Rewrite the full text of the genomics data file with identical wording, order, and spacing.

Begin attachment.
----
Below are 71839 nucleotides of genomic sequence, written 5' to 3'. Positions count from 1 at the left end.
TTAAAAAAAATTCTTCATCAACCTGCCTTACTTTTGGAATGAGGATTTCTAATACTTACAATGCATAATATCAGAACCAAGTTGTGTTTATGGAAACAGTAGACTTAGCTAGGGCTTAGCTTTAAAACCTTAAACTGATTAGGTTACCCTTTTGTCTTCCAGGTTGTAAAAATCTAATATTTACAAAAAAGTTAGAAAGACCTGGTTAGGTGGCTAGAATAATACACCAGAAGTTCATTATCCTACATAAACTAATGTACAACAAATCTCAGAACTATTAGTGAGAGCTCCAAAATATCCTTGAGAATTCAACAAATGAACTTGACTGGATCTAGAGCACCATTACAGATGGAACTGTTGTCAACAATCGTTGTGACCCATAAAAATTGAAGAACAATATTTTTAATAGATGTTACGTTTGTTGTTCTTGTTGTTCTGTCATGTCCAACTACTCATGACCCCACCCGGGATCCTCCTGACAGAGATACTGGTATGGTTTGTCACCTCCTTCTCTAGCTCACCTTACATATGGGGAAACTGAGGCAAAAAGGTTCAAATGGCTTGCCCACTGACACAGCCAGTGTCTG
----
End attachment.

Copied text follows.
Below are 71839 nucleotides of genomic sequence, written 5' to 3'. Positions count from 1 at the left end.
TTAAAAAAAATTCTTCATCAACCTGCCTTACTTTTGGAATGAGGATTTCTAATACTTACAATGCATAATATCAGAACCAAGTTGTGTTTATGGAAACAGTAGACTTAGCTAGGGCTTAGCTTTAAAACCTTAAACTGATTAGGTTACCCTTTTGTCTTCCAGGTTGTAAAAATCTAATATTTACAAAAAAGTTAGAAAGACCTGGTTAGGTGGCTAGAATAATACACCAGAAGTTCATTATCCTACATAAACTAATGTACAACAAATCTCAGAACTATTAGTGAGAGCTCCAAAATATCCTTGAGAATTCAACAAATGAACTTGACTGGATCTAGAGCACCATTACAGATGGAACTGTTGTCAACAATCGTTGTGACCCATAAAAATTGAAGAACAATATTTTTAATAGATGTTACGTTTGTTGTTCTTGTTGTTCTGTCATGTCCAACTACTCATGACCCCACCCGGGATCCTCCTGACAGAGATACTGGTATGGTTTGTCACCTCCTTCTCTAGCTCACCTTACATATGGGGAAACTGAGGCAAAAAGGTTCAAATGGCTTGCCCACTGACACAGCCAGTGTCTG